Thanks to accidental discovery, Rechargeable Batteries Can Last Longer
The researchers made a discovery in experiments with lithium-sulfur cells that could significantly extend the life of batteries.
Accumulators are one of the most important foundations of our modern society. Imagine a world without it, or at least what would it be like if we didn’t have lithium-ion technology to return to? Smartphones as we know them would be completely unthinkable. We wouldn’t even have to dare to dream of e-mobility.
But the latter in particular is a good example of the limits we’re reaching now. That’s because the capacity of built-in lithium-ion batteries is typically only sufficient for a few hundred kilometers. To compensate for this, they must be larger and therefore significantly heavier. However, this does not work. As with smartphones, no battery actually lasts more than a few days under normal use.
Lithium sulfide instead of lithium ions
But researchers at Drexel University in Philadelphia seem to have made a breakthrough. And more or less completely by chance. Instead of using lithium-ion cells, they experimented with lithium-sulfur cells. The latter promises up to three times the energy density.
The batteries can thus last three times longer or be correspondingly smaller and lighter. The technology does have a catch, however: batteries cannot be charged nearly as often as so-called polysulfide builds up in them over time.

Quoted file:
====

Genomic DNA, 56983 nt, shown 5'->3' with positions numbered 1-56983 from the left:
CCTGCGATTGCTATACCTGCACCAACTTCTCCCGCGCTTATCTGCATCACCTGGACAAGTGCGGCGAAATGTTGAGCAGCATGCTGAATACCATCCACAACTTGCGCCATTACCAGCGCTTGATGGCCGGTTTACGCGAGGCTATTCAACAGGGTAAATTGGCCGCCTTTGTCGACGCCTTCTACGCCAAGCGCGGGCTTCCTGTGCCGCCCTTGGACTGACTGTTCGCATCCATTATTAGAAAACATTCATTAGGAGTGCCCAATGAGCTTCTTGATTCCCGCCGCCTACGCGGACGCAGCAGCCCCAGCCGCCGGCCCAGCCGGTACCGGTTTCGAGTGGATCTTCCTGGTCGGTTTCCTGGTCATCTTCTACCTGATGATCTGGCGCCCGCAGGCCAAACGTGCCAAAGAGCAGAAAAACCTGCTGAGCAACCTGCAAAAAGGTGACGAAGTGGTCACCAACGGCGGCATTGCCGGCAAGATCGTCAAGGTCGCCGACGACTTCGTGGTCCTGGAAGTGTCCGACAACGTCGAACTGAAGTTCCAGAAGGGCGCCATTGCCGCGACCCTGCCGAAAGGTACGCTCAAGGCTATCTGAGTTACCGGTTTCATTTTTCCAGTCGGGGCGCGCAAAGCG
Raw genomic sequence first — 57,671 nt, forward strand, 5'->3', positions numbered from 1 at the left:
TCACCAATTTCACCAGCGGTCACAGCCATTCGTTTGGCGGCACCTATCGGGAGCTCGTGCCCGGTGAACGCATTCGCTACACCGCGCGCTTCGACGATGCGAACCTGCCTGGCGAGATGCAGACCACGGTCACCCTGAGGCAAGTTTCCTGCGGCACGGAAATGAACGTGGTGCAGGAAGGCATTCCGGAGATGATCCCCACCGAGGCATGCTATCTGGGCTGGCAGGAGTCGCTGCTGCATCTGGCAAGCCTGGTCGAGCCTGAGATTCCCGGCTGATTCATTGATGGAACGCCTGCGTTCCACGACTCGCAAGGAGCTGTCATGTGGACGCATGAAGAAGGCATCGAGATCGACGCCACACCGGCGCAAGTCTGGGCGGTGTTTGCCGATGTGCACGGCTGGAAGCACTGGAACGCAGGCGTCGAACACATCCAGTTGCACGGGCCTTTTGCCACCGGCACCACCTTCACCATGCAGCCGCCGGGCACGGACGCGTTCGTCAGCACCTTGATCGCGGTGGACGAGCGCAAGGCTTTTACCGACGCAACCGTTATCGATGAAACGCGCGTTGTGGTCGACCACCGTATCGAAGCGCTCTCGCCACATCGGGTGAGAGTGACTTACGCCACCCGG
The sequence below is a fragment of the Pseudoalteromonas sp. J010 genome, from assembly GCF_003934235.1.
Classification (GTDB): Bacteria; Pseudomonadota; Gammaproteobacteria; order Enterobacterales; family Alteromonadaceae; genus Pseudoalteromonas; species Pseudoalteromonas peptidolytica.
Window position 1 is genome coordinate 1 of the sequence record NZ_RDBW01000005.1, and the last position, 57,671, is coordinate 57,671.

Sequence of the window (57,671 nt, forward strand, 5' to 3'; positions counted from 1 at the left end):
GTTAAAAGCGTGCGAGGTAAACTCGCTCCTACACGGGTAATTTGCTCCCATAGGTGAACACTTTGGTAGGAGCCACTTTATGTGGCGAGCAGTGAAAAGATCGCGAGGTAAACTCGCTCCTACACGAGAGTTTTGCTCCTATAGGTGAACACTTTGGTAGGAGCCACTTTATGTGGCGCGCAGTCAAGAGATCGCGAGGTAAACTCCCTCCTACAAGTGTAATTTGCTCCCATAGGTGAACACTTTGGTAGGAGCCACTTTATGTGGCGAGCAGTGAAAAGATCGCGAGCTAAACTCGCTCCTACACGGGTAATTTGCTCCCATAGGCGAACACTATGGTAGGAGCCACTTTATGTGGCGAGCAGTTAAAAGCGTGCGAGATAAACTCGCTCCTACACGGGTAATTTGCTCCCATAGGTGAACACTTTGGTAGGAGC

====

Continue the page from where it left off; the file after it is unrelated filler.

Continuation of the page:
Therefore, the scientists wanted to try to reduce the formation of polysulfide, which ultimately limits the charge cycles. However, in their experiments, they accidentally discovered a chemical phase (via Nature) with a special state of stability that should only be achieved at elevated temperatures and not at room temperature.
The remarkable thing about it: The researchers were able to charge the accumulator a total of 4,000 times without losing capacity. This means that normal lithium-ion cells are at least twice as powerful. There is another important advantage: Lithium-sulfur batteries are safer than their lithium-ion siblings.
However, everything has a dark side: Scientists are not yet clear on exactly how this stage is reached. It is still in the research phase. However, the results are not only promising, they are downright sensational.
Longer range cars, possibly even electric planes, and longer smartphone runtimes seem to be at hand. In any case, we are so excited!